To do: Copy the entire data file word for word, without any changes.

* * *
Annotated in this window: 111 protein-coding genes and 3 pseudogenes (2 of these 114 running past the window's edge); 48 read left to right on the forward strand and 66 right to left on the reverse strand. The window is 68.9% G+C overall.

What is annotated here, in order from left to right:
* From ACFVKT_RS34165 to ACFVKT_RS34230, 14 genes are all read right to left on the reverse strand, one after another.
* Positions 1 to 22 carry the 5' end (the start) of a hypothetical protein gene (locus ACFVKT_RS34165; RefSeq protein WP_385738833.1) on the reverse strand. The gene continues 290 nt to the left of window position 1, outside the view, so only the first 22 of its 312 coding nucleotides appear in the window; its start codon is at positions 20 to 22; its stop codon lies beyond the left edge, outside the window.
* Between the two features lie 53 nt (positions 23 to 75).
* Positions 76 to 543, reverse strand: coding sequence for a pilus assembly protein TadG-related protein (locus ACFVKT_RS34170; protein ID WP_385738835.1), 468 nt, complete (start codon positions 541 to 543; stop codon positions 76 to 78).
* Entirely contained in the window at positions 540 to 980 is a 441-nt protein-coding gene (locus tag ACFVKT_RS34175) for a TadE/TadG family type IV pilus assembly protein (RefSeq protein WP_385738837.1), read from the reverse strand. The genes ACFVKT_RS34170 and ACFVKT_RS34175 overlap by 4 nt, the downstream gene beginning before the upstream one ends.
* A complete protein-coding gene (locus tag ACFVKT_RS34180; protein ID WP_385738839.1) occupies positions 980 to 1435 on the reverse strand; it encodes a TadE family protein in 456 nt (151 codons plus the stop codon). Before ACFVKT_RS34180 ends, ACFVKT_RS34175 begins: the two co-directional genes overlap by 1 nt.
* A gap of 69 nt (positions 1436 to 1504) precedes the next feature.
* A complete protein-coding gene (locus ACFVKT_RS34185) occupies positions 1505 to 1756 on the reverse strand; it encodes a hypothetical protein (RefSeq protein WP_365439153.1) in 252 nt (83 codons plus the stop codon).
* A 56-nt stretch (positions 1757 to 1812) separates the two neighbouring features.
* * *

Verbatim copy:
Annotated in this window: 111 protein-coding genes and 3 pseudogenes (2 of these 114 running past the window's edge); 48 read left to right on the forward strand and 66 right to left on the reverse strand. The window is 68.9% G+C overall.

What is annotated here, in order from left to right:
* From ACFVKT_RS34165 to ACFVKT_RS34230, 14 genes are all read right to left on the reverse strand, one after another.
* Positions 1 to 22 carry the 5' end (the start) of a hypothetical protein gene (locus ACFVKT_RS34165; RefSeq protein WP_385738833.1) on the reverse strand. The gene continues 290 nt to the left of window position 1, outside the view, so only the first 22 of its 312 coding nucleotides appear in the window; its start codon is at positions 20 to 22; its stop codon lies beyond the left edge, outside the window.
* Between the two features lie 53 nt (positions 23 to 75).
* Positions 76 to 543, reverse strand: coding sequence for a pilus assembly protein TadG-related protein (locus ACFVKT_RS34170; protein ID WP_385738835.1), 468 nt, complete (start codon positions 541 to 543; stop codon positions 76 to 78).
* Entirely contained in the window at positions 540 to 980 is a 441-nt protein-coding gene (locus tag ACFVKT_RS34175) for a TadE/TadG family type IV pilus assembly protein (RefSeq protein WP_385738837.1), read from the reverse strand. The genes ACFVKT_RS34170 and ACFVKT_RS34175 overlap by 4 nt, the downstream gene beginning before the upstream one ends.
* A complete protein-coding gene (locus tag ACFVKT_RS34180; protein ID WP_385738839.1) occupies positions 980 to 1435 on the reverse strand; it encodes a TadE family protein in 456 nt (151 codons plus the stop codon). Before ACFVKT_RS34180 ends, ACFVKT_RS34175 begins: the two co-directional genes overlap by 1 nt.
* A gap of 69 nt (positions 1436 to 1504) precedes the next feature.
* A complete protein-coding gene (locus ACFVKT_RS34185) occupies positions 1505 to 1756 on the reverse strand; it encodes a hypothetical protein (RefSeq protein WP_365439153.1) in 252 nt (83 codons plus the stop codon).
* A 56-nt stretch (positions 1757 to 1812) separates the two neighbouring features.